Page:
Most people are very much a function of a variety of influences that play upon their lives. Depending on external or internal conditions, one particular center may be activated until the underlying needs are satisfied. Then another center becomes the compelling force.

As a person fluctuates from one center to another, the resulting relativism is like roller coasting through life. One moment you’re high, the next moment you’re low, making efforts to compensate for one weakness by borrowing strength from another weakness. There is no consistent sense of direction no persistent wisdom, no steady power supply or sense of personal, intrinsic worth and identity.

The ideal, of course, is to create one clear center from which you consistently derive a high degree of security, guidance, wisdom, and power, empowering your proactivity and giving congruency and harmony to every part of your life.”

Personal comments:

This is a short post because I believe it imperative to think carefully about what Covey says here, and carefully apply it to your life; past, present, and future (what do I want it to look and feel like?). Think of it in terms of the four life-support factors (security, wisdom, guidance, and power) Covey detailed in a previous post (8-13-2014). It will be well worth the time spent.

Next: Habit 2 Begin With The End In Mind,
Principles Of Personal Leadership
A Principle Center (one of two parts)

Habit 2, Begin With The End In Mind, Principles Of Personal Leadership, Alternative Centers (3 of 3 parts)

Author’s quotes concerning additional alternative centers:

“FRIEND/ENEMY CENTEREDNESS. Young people are particularly, though certainly not exclusively, susceptible to becoming friend-centered. Acceptance and belonging to a peer group can become almost supremely important. The distorted and ever-changing social mirror becomes the source for the four life-support factors (security, guidance, wisdom, power), creating a high degree of dependence on the fluctuating moods, feeling, attitudes and behavior of others.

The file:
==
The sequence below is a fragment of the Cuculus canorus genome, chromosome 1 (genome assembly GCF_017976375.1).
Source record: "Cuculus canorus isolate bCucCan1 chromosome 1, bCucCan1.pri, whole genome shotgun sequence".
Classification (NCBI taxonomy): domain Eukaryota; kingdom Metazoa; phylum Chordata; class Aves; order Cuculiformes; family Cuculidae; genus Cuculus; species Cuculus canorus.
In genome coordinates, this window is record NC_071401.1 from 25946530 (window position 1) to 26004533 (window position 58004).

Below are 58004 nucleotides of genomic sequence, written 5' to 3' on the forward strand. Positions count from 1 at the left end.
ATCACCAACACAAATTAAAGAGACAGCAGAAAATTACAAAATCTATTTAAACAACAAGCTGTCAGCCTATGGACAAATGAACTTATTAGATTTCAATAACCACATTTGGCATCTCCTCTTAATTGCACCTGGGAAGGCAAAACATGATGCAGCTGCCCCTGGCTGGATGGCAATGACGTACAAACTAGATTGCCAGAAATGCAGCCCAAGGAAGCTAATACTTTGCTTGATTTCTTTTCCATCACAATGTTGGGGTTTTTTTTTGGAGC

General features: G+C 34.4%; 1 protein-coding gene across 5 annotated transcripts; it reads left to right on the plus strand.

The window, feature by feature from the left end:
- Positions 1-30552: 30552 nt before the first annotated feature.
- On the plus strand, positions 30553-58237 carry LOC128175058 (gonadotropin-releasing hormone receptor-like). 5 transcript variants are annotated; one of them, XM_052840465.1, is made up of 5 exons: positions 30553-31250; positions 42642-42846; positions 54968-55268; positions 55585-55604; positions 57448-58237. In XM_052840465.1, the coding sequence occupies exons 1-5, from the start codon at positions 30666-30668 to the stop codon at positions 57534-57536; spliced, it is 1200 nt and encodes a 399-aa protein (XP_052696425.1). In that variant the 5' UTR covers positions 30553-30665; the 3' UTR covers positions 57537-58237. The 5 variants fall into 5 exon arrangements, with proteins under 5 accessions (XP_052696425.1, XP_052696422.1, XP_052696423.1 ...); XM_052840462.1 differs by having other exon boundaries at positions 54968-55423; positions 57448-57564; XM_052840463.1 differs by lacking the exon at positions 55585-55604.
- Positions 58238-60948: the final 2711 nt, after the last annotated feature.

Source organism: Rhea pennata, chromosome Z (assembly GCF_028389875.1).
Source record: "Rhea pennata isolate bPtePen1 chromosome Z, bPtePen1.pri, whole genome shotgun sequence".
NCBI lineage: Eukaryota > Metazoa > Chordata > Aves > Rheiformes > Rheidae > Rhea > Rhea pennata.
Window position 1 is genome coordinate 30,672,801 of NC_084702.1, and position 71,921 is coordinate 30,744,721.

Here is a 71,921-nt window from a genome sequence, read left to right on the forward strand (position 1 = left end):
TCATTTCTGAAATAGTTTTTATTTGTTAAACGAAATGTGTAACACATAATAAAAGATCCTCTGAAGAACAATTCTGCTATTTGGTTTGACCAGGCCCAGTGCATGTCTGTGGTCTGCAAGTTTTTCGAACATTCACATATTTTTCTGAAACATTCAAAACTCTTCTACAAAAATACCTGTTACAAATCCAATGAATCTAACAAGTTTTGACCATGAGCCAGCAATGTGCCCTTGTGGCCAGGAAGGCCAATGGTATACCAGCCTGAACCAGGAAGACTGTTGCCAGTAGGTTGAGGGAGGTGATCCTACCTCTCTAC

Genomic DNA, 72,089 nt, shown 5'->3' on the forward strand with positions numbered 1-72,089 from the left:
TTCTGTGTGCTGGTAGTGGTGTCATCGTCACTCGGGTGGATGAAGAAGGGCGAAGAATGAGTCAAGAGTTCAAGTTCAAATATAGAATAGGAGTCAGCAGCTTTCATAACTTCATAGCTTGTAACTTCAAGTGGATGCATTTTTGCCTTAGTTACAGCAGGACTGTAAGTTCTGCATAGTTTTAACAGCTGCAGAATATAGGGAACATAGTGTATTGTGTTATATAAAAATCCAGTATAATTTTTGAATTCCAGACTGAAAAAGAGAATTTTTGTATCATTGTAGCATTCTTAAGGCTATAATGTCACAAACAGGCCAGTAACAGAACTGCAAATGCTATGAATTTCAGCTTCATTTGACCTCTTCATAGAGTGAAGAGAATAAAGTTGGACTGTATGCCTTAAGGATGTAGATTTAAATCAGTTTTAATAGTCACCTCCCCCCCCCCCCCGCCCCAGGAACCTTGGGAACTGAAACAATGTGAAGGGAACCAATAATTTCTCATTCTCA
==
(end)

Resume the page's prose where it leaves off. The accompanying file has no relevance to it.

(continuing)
And what about putting an enemy at the center of one’s life? Most people would never think of it, and probably no one would ever do it consciously. Nevertheless, enemy centering is very common, particularly when there is frequent interaction between people who are in real conflict. When someone feels he has been unjustly dealt with by an emotionally or socially significant person, it is very easy for him to become preoccupied with the injustice and make the other person the center of his life. Rather than proactively leading his own life, the enemy-centered person is counter-dependently reacting to the behavior and attitudes of a perceived enemy.

CHURCH CENTEREDNESS. I believe that almost anyone who is seriously involved in any church will recognize that churchgoing is not synonymous with personal spirituality. There are some people who get so busy in church worship and projects that they become insensitive to the pressing human needs that surround them, contradicting the very precepts they profess to believe deeply. There are others who attend church less frequently or not at all but whose attitudes and behavior reflect a more genuine centering in the principles of the basic Judeo-Christian ethic.

In the church-centered life, image or appearance can become a person’s dominant consideration, leading to hypocrisy that undermines personal security and intrinsic worth. Guidance comes from a social conscience, and the church-centered person tends to label others artificially in terms of “active,” “inactive,” “liberal,” “orthodox,” or